Psalm 122:6 says, “Pray for the peace of Jerusalem.” The rest of the psalm tells us how. (Translation used is the NIV.)
v.1. I rejoiced with those who said to me, “Let us go to the house of the Lord.” God wants us to pray for Jerusalem with joy. The issues of our day concerning Jerusalem are serious. As a result, our prayers often take the form of tears and travail. But underlying those prayers, I urge you to set your vision on the glory of Yeshua’s restored house in His perfected city. In do so doing, your heart will rest in His joy. The joy of the Lord will keep your prayers for Jerusalem from becoming a burden too hard to bear. “Rejoice with Jerusalem and be glad for her, all you who love her; rejoice greatly with her, all you who mourn for her.” (Isaiah 66:10)
v. 2. Our feet are standing in your gates, O Jerusalem. In the Bible, gates represent authority. Pray for Jerusalem with the spiritual authority Messiah has delegated to you. If you abide in Him, your feet stand in the gates of heavenly Jerusalem—even if you do not live in the earthly city. Because your spirit can access heavenly realms, you can release the Word of God over earthly Jerusalem. (Ephesians 2:6, Matthew 18:18-20) So from the gates of Jerusalem above, prophetically decree the fullness of God’s promises for her restoration on earth. “Speak tenderly to Jerusalem and proclaim to her…” (Isaiah 40:2)
v. 3. Jerusalem is built like a city that is closely compacted together. The Hebrew word pronounced chavar and translated “compacted” means “joined in tight fellowship, in league with or united; secure and bound firmly together.” This reflects the glorious destiny of Jerusalem. Today, however, the holy city is characterized by violent contention between Muslims and Jews. In addition, there are sharply competing Jewish factions, mostly between ultra-religious extremists and those who identify as secular, but are often God-fearing, moral people. Tensions can run high here. Pray and proclaim Jerusalem’s destiny as a city closely compacted together in its positive, good, prophetic sense. “How good and pleasant it is when God’s people live together in unity. It is like precious oil on the head…” (Psalm 133:1-2)
v. 4. That is where the tribes go up, the tribes of the Lord, to praise the name of the Lord according to the statute given to Israel. The Hebrew word pronounced yadah and translated “to praise” means “to cast thanks, praise, worship or testimony of.” In our day, tribes from Israel and the nations have wonderfully begun coming to Jerusalem to praise, thank and testify to the name of YHVH. But the fulfillment of those tribes coming up after Yeshua returns will be unimaginably glorious! You and I are called to help birth this spectacular reality in prayer. “Give Him no rest until He establishes her and makes her the praise of all the earth.” (Isaiah 62:7)
v. 5. There the thrones for judgment stand, the thrones of the house of David. The phrase “thrones of the house of David” refers to Messianic judgments executed according to the Davidic Covenant. Ultimately, these judgments release righteousness and justice from Jerusalem into the earth. When righteousness and justice manifest in Jerusalem, all nations on earth will be blessed. Prayerfully decree God’s calling on Jerusalem: “You will be called City of Righteousness…Zion will be redeemed with justice.” (Isaiah 1:26-27)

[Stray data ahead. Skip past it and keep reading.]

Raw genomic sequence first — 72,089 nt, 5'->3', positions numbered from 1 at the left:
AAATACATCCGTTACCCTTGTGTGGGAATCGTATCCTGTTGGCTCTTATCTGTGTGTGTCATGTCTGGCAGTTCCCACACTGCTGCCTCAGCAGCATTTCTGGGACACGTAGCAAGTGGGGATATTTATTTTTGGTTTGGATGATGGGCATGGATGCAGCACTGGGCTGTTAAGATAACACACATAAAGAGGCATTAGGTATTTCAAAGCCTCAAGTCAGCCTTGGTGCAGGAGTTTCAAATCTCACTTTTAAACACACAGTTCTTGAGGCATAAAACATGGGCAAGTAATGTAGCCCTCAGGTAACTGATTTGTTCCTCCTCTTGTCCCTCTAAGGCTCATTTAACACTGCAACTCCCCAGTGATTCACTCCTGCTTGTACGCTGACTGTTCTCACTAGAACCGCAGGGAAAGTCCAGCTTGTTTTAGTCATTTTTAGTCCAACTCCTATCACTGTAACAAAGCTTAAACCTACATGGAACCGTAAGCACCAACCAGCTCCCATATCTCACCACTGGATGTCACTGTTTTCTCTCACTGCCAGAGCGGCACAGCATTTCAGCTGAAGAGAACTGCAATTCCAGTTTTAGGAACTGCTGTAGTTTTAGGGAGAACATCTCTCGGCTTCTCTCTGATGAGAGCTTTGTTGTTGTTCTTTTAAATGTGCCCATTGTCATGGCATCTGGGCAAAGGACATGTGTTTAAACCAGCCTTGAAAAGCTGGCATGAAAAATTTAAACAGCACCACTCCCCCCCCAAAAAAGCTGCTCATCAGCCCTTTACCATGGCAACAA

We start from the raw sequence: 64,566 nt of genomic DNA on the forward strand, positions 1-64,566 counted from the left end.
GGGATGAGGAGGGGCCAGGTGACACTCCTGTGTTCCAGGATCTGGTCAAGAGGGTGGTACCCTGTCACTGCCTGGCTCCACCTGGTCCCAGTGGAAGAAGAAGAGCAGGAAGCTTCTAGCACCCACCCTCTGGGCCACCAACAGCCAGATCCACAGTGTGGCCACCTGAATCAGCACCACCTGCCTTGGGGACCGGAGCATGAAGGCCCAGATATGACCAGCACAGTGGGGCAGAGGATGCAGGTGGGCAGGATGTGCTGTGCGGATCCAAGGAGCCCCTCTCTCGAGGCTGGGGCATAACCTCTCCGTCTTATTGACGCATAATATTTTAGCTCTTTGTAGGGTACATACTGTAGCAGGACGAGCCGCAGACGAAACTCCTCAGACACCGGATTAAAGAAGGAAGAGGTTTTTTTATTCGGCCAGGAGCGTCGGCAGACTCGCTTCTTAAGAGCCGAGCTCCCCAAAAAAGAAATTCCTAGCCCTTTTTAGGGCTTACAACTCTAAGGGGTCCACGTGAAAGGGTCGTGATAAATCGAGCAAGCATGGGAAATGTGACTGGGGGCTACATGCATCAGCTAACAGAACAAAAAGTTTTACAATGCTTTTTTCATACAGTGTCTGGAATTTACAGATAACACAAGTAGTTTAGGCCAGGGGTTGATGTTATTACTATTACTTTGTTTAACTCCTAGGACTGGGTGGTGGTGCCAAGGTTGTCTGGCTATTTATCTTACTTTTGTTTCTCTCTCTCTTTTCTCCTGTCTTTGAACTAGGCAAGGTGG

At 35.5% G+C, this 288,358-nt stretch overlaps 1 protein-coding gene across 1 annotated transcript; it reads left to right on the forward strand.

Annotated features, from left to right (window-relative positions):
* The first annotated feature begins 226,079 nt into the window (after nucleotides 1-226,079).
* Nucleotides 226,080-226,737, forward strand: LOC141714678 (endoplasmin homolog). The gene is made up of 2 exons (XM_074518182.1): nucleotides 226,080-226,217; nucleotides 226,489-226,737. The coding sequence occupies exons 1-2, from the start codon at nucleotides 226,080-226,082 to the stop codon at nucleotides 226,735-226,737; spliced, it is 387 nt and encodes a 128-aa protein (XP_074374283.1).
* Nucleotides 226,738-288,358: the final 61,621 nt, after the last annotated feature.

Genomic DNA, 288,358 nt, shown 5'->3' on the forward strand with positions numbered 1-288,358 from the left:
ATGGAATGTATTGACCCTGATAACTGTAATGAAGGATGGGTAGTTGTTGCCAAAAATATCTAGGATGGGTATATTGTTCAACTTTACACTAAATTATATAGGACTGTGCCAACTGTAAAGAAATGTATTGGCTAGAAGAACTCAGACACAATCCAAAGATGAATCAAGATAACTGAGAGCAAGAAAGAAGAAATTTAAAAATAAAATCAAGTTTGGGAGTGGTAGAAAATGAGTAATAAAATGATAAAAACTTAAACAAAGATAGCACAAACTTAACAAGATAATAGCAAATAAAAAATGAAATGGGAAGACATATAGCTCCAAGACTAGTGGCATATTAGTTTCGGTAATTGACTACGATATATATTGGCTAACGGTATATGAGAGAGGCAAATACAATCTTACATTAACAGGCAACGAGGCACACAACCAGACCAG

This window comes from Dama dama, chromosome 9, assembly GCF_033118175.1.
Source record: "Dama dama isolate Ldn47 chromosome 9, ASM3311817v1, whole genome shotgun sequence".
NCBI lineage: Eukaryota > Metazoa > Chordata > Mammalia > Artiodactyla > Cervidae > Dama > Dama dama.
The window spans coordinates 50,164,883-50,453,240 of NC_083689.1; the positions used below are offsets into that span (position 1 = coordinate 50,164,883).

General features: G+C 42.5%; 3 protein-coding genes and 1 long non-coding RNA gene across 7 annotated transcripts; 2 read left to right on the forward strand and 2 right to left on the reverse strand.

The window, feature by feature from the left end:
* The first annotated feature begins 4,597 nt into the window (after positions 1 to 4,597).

v. 6. Pray for the peace of Jerusalem; may those who love you be secure. The Hebrew word translated “secure” also means “prosperous, abundant, peaceful, tranquil, happy, safe.” Be blessed as you rightly love Jerusalem!
v. 7. May there be peace within your walls and security within your citadels. This verse speaks of physical peace and quiet. Accordingly, pray for physical protection from Jerusalem’s enemies set against her through terror, evil political schemes, economic sanctions, witchcraft or any other means. “On that day the Lord will shield those who live in Jerusalem…I will set out to destroy all nations that attack Jerusalem.” (Zechariah 12:8-9)
v. 8. For the sake of my brothers and friends, I will say, “Peace be within you.” Pray for peace within the hearts of your brothers and friends who live here—including us! Say, in effect, “Peace be within you” by praying for the salvation of Jerusalemites in the name of Yeshua, the Prince of Peace. Pray specifically for the salvation of our governmental leaders and “all those in authority, that we may live peaceful…lives in all godliness.” (1 Timothy 2:1-4)
v. 9. For the sake of the house of the Lord our God, I will seek your prosperity [or good]. The “house of the Lord our God” refers to His holy temple on the Temple Mount. Psalm 122 closes with a reminder that our prayers for Jerusalem are not ultimately about the Jewish people, city or nation—important as those are. Our prayers are ultimately about the rule and reign of heaven on earth, the Kingdom of God, from His holy hill. They are about Yeshua’s abiding presence on earth and fulfillment of His heart’s desires. If your ultimate reason for praying for the peace of Jerusalem is your desire to see His heart rejoice, you will stay the course. You can be secure, prosperous, abundant, peaceful, tranquil, happy, and safe in Him this Jubilee year!
This article originally appeared on Light of Zion, May 27, 2017, ad reposted with permission.